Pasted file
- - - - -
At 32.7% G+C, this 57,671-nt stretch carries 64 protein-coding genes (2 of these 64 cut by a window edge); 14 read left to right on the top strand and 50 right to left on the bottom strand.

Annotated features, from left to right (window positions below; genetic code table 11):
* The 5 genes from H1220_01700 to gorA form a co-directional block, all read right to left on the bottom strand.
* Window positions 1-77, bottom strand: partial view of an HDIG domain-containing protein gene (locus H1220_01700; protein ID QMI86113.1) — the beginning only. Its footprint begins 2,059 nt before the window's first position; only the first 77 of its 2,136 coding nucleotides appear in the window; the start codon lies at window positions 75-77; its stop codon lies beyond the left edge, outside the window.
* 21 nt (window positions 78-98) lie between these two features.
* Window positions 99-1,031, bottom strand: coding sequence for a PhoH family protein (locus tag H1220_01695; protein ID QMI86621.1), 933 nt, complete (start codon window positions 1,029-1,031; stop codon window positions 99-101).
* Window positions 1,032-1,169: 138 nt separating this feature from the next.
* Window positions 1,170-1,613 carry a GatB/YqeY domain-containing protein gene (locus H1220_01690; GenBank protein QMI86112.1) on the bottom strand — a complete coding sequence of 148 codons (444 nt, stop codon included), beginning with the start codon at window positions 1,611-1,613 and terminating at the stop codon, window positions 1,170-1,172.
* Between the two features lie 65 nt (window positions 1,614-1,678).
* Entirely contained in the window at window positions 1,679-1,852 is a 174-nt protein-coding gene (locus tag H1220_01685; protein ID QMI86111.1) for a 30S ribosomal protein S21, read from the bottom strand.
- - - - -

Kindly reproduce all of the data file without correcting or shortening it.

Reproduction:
At 32.7% G+C, this 57,671-nt stretch carries 64 protein-coding genes (2 of these 64 cut by a window edge); 14 read left to right on the top strand and 50 right to left on the bottom strand.

Annotated features, from left to right (window positions below; genetic code table 11):
* The 5 genes from H1220_01700 to gorA form a co-directional block, all read right to left on the bottom strand.
* Window positions 1-77, bottom strand: partial view of an HDIG domain-containing protein gene (locus H1220_01700; protein ID QMI86113.1) — the beginning only. Its footprint begins 2,059 nt before the window's first position; only the first 77 of its 2,136 coding nucleotides appear in the window; the start codon lies at window positions 75-77; its stop codon lies beyond the left edge, outside the window.
* 21 nt (window positions 78-98) lie between these two features.
* Window positions 99-1,031, bottom strand: coding sequence for a PhoH family protein (locus tag H1220_01695; protein ID QMI86621.1), 933 nt, complete (start codon window positions 1,029-1,031; stop codon window positions 99-101).
* Window positions 1,032-1,169: 138 nt separating this feature from the next.
* Window positions 1,170-1,613 carry a GatB/YqeY domain-containing protein gene (locus H1220_01690; GenBank protein QMI86112.1) on the bottom strand — a complete coding sequence of 148 codons (444 nt, stop codon included), beginning with the start codon at window positions 1,611-1,613 and terminating at the stop codon, window positions 1,170-1,172.
* Between the two features lie 65 nt (window positions 1,614-1,678).
* Entirely contained in the window at window positions 1,679-1,852 is a 174-nt protein-coding gene (locus tag H1220_01685; protein ID QMI86111.1) for a 30S ribosomal protein S21, read from the bottom strand.